John & Elvis by Matthew Langford

John and Elvis

I’ve been an Elvis fan since Heartbreak Hotel and a Beatles fan since Love Me Do. The number of books and articles I’ve read about both of them should probably embarrass me. You might think that I wouldn’t need to read any more, but John and Elvis by Matthew Langford takes a different approach and I recommend it to anyone interested in those times and those guys. What Langford has done that is different is to get inside the heads of both John Lennon and Elvis Presley in a way that makes you feel you understand why they did what they did in a way you hadn’t understood it before. I guess the best way of describing the book is that it’s a cross between a documentary and a novel – though a very fact-based novel.

It would be difficult to read this book without coming to the conclusion that Presley was as mad as a hatter and Lennon (to put it mildly) differently sane – but that’s probably inevitable when you reach that level of fame. Lennon pooh-poohs the very idea of religion but thinks it entirely rational to plan major life events on the basis of a study of numbers. Presley meets Ronald Reagan and finds himself wondering whether Soviet brainwashers have got at the President. (That’s right – Ronald Reagan. It would be difficult for most of us to imagine a less likely candidate).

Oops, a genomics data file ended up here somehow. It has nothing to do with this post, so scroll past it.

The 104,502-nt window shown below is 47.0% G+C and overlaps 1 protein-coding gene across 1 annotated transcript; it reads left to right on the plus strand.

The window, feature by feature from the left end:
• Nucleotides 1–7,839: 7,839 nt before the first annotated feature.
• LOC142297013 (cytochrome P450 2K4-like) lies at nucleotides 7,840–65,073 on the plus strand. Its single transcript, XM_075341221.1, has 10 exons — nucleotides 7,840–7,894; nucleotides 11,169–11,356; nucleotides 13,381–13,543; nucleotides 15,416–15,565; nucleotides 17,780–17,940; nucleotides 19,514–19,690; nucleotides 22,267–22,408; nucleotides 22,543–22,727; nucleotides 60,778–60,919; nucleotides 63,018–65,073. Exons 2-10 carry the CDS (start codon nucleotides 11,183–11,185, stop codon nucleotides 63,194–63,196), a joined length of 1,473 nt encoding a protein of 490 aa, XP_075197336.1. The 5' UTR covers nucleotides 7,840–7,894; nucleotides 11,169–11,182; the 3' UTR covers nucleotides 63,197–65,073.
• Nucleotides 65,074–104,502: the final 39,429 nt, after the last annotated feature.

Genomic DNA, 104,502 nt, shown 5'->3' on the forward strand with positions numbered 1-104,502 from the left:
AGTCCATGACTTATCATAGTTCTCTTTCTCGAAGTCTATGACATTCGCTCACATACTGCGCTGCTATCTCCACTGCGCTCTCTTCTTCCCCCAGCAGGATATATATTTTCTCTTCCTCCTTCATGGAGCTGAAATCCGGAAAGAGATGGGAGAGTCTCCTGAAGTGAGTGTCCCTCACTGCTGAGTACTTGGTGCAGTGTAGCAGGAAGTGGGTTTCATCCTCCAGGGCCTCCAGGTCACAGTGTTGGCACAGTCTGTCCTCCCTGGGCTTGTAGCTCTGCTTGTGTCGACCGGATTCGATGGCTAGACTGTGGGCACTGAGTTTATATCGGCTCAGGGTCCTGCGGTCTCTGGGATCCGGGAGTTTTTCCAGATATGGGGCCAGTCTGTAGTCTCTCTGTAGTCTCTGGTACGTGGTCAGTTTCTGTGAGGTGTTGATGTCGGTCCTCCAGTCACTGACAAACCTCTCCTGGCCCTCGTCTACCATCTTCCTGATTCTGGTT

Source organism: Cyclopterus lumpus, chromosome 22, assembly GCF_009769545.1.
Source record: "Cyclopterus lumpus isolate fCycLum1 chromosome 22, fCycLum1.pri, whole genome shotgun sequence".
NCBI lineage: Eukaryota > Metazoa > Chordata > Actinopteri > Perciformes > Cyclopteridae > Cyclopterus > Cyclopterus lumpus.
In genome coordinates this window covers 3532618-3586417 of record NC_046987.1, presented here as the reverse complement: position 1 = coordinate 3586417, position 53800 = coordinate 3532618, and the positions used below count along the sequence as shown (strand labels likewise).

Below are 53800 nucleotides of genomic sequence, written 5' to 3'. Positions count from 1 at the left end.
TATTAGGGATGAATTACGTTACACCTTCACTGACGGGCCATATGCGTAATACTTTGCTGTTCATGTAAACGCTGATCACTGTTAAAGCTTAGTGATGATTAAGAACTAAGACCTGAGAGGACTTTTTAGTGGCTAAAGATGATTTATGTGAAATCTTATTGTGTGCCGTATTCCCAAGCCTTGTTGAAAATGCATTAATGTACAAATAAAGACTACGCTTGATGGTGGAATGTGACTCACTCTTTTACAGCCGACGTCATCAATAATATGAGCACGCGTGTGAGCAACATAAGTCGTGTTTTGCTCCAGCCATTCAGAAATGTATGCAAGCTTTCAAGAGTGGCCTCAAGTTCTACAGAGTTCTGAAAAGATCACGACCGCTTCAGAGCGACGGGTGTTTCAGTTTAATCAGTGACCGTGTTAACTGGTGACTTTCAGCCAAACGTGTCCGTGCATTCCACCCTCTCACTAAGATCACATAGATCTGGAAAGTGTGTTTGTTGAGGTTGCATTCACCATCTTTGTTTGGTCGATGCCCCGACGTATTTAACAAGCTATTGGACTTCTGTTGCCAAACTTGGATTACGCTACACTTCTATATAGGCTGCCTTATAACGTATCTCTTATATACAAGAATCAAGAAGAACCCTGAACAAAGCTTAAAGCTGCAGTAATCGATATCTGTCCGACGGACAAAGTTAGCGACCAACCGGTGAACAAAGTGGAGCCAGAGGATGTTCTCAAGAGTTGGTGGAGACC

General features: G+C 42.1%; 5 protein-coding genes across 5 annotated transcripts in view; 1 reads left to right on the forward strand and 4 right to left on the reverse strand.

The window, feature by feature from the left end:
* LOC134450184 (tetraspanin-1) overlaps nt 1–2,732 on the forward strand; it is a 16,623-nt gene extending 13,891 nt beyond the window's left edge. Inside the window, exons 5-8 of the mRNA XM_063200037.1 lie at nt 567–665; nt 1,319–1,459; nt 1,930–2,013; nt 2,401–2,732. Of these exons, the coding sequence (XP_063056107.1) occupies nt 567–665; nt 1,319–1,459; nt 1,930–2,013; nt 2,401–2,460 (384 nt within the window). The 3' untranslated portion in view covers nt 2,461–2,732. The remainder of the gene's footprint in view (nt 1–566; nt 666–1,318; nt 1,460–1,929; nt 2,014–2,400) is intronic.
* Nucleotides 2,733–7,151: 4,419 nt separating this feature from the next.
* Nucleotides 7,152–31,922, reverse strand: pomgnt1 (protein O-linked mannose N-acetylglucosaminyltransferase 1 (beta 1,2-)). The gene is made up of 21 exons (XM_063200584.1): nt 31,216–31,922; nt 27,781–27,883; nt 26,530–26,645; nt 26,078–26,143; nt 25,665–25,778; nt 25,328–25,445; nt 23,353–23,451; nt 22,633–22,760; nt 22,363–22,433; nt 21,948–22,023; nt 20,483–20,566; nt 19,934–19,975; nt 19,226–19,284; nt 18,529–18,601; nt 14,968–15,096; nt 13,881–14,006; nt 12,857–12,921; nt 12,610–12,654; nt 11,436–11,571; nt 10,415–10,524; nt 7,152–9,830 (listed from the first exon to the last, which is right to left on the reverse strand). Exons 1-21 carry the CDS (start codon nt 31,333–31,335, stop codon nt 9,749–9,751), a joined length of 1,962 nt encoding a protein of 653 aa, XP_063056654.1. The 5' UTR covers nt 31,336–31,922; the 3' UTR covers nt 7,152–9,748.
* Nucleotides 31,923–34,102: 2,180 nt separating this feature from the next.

When you get to the end of this book, you feel you’ve learned something about both Lennon and Presley that you didn’t know before. (You’ve also learned a few things about Paul McCartney, and a few others from that time). That doesn’t happen very often nowadays when you’re reading about people who have already been so thoroughly explored in print.

Strongly recommended.

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